– San Francisco Classical Voice – May 24, 2011

Headline: “The Thrill of a Great Choral Performance” “Ragnar Bohlin’s San Francisco Symphony Chorus provided a blessing for Davies Symphony Hall audiences last weekend in performances of Mahler’s Symphony No. 2, establishing the highest standard against which all future performances will be evaluated. It’s impossible to put in words the thrill of 132 singers “speaking” with one voice, a voice coming from far and yet as if from deep inside the listener It was not a matter of spirituality, religiosity, hope-against-hope defiance of death, but an expression of ultimate humanity, an exaltation of music. A performance exceeding the SFS’s own previous accomplishments, something from the same domain where true greatness dwells, the preparation for the concluding sonic orgy Leonard Bernstein had put his stamp on. Is this excessive praise for the SFS Chorus? Don’t take my word for it. Ask anybody from the audiences. Listen to former choral conductor Robert Commanday: ‘The chorus entrance was the most sensitive single moment of the performance, as Mahler intended, and the singing continued to be beautifully balanced and spiritual.’ Or The Wall Street Journal critic David Littlejohn’s unrestrained characterization of the chorus as ‘sublime, best I’ve heard it, micromillitone control.’ These are famous choruses – Czech Philharmonic Choir Brno, Choeur de Radio France and Gulbenkian Choir – but can they equal our people, the San Francisco Giants of choral World Series? Not likely.”
– San Francisco Classical Voice – May 10, 2011

“The hands-down, on-your-feet stars were members of Ragnar Bohlin’s San Francisco Symphony Chorus.”
– Bay Area Reporter – May 19, 2011

“The heroes of the evening were the members of Ragnar Bohlin’s Symphony Chorus which sang with power, transparency, and a marvelous responsiveness to the text.”
– San Francisco Classical Voice – May 7, 2011

“The real vocal star was Ragnar Bohlin’s magnificent Symphony Chorus, singing with glorious vitality and precision.”
– San Francisco Chronicle – May 9, 2011

“The most striking thing about Wednesday’s often potent account of Bach’s B-Minor Mass was the mastery with which conductor Ragnar Bohlin managed the surge and flow of the work’s weightiest sections. It was a virtuoso display of musical hydrodynamics. There were other rewarding aspects to the performance. But Bohlin shone most impressively when wrangling Bach’s dense contrapuntal textures into fluid, eloquent shape. The chorus responded with alacrity to Bohlin’s leadership, and the orchestra sounded superb throughout.”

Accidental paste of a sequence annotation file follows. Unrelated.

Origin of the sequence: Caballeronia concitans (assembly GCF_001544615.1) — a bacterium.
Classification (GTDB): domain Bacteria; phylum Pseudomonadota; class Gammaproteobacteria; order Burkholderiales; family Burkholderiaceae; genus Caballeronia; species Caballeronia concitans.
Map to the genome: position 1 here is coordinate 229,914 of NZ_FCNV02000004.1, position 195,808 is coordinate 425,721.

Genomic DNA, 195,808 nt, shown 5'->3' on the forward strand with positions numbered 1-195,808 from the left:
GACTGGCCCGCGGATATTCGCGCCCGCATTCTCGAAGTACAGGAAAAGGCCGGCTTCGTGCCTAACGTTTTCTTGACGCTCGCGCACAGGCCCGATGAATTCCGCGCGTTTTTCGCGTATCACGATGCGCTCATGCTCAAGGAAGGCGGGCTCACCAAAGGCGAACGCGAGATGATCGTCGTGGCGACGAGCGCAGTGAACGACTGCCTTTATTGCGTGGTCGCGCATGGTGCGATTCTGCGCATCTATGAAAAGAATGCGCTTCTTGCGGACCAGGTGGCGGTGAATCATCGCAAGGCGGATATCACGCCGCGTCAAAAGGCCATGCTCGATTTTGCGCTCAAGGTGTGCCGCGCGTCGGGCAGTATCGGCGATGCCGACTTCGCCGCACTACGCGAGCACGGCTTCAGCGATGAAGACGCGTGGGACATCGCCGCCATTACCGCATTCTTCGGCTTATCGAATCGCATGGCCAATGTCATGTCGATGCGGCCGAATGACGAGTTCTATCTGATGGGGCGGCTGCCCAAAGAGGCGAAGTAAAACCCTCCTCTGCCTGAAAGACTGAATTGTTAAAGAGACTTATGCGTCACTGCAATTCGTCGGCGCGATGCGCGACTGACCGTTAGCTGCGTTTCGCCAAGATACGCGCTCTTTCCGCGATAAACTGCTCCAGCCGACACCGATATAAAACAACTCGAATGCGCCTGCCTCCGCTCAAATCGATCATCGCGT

– San Francisco Chronicle – March 17, 2011

“Bohlin conducted with a love of every twist and turn in Bach’s inventive capacity. The result was a performance both stimulating and informative for contemporary audiences that never fell short in honoring the overflowing inventiveness that Bach could summon.”
– San Francisco Examiner – March 17, 2011

“Ragnar Bohlin arrived from Sweden only four years ago, and he has already brought the organization to new heights. The triple-crown concert last month — Mozart Requiem, Urbaitis’ Lacrimosa, and Feldman’s Rothko Chapel — was just the most recent example of affecting excellence. This week, Bohlin and the Chorus are meeting their ultimate challenge in performing Bach’s B minor Mass. The result is a delightful surprise. Using minimal forces, Bohlin presides over an intimate, gentle, and lyrical performance of this majestic expression of yearning for peace and the good of all humanity. Choral balances and dynamics were superb. With everything understated, the few big forte passages of the Mass were all the more effective; especially the triumphant, joyful sound greeting the Resurrection, and the delight in the Hosanna”